A day after he traveled to Sochi on the Black Sea to meet President Dmitry Medvedev, Bono joined the rest of the band onstage at Moscow’s Luzhniki stadium. The show was U2’s first-ever in Russia; the group had been one of the few major international acts who hadn’t played in the country, where Western music is hugely popular.
As the band took the stage, the skies opened with torrential rain - especially ironic since “Beautiful Day” was among the first songs. Most of the 50,000-plus crowd stayed dry, though, since the seating area at the stadium - used primarily for soccer - is covered by a roof. The band, as well as the throngs of fans in the dance-floor area, weren’t so lucky. Only the drum kit seemed reliably protected from the rain, while Bono, Edge and bassist Adam Clayton played under the raindrops and got soaked in the process.
Bono treated the crowd to an a capella version of “Singing in the Rain,” though most fans seemed more familiar with the words to U2’s own hits like “Where the Streets Have No Name,” “One” and “With or Without You,” which brought virtually the entire house to its feet.
Bono, at first, directed the political references for which he’s known to places located far from Russia. At one point, the band played “Walk On,” a song dedicated to jailed Burmese dissident Aung San Suu Kyi. Between songs, he thanked President Medvedev for his “gracious” reception.
But Bono gave his warmest shout-out (subtitled into Russian on the giant screen above the stage) to former Soviet President Mikhail Gorbachev, whom he said was at the show (the two have known each other for about a decade). The crowd’s response was less enthusiastic - though credited with ending communism, Gorbachev is deeply unpopular in Russia for bringing about the end of the Soviet Union.
The band followed the praise of Gorbachev with “I Still Haven’t Found What I’m Looking For” - which could be interpreted as a veiled reference to Russia’s interrupted move to democracy since Gorbachev left office in 1991. In case anyone missed the point, Bono later led the crowd in a chorus of Bob Marley’s “Get Up, Stand Up” during a break in “Sunday Bloody Sunday.”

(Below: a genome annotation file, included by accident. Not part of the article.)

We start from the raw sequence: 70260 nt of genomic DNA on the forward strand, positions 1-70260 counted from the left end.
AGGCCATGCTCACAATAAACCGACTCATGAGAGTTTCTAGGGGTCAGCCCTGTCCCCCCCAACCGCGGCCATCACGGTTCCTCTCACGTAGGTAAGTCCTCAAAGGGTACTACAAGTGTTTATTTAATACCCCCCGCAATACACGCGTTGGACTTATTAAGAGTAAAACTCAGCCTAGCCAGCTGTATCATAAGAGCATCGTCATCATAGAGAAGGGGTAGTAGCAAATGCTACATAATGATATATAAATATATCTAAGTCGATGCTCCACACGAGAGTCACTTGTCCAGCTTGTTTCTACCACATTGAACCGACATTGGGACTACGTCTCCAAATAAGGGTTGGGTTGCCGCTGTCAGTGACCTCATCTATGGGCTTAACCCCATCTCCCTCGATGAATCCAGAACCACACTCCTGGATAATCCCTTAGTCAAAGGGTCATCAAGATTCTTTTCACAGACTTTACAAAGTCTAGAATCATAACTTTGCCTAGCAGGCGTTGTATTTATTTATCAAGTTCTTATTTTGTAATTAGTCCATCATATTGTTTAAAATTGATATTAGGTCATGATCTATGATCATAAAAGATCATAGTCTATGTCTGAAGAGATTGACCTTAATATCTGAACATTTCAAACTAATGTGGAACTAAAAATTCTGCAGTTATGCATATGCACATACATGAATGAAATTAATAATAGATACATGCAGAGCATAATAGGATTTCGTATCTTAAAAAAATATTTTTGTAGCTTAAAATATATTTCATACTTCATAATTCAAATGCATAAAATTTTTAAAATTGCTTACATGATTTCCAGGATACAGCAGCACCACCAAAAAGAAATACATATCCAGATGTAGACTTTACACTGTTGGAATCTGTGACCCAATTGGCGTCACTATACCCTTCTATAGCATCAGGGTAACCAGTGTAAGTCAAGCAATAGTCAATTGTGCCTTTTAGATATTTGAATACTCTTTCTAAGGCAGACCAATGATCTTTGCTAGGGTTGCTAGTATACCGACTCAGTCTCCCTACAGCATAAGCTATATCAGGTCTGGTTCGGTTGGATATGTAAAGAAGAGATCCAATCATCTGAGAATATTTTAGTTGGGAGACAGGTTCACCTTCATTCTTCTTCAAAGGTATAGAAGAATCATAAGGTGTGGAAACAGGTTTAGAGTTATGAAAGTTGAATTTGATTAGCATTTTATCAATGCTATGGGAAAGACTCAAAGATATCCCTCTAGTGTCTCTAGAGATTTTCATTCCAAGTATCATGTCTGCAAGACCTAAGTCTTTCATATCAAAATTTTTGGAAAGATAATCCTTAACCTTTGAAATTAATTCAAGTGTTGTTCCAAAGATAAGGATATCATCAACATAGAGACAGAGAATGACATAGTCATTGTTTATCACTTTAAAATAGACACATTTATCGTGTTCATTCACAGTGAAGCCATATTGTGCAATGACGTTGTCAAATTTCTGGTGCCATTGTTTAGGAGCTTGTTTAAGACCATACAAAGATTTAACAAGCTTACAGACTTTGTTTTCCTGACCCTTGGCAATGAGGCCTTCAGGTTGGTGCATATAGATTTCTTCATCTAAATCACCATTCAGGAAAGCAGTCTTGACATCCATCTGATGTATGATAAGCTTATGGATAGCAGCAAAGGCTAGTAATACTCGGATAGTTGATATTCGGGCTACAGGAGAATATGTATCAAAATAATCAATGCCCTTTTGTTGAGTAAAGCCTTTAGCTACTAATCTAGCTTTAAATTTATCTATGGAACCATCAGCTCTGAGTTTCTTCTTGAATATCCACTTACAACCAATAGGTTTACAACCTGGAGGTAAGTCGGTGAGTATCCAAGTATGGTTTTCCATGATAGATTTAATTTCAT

The Russian politics got heavier in the encores, when Bono, playing acoustic guitar, invited Russian rocker Yuri Shevchuk onstage to join him for a version of Bob Dylan’s classic, “Knockin’ on Heaven’s Door.” Shevchuk, whose band DDT started out in the underground under the Soviets, has been one of the very few Russian musicians to publicly criticize the Kremlin for rolling back democratic freedoms. Shevchuk confronted Prime Minister Vladimir Putin about the issue at a meeting with artists and writers earlier this year. He’d signed an appeal with several other activists this week calling on Bono to raise the issues in his meeting with President Medvedev. It wasn’t clear from official Kremlin accounts if Russian domestic policies came up in that session, however. Bono started that meeting saying he hoped to bridge the musical gap between himself, a Led Zeppelin fan, and Medvedev, who is known for his love of Deep Purple (a group Bono and the rest of U2 had jokingly belittled in interviews with the Russian press this week). Medvedev resolved the issue by saying that he likes Led Zeppelin, too.
As the show headed into its third hour Wednesday and the group played its last encore (”Moment of Surrender”) dedicated to the victims of the wildfires that swept Russia this summer), the rain let up, releasing the crowd into a cool August evening.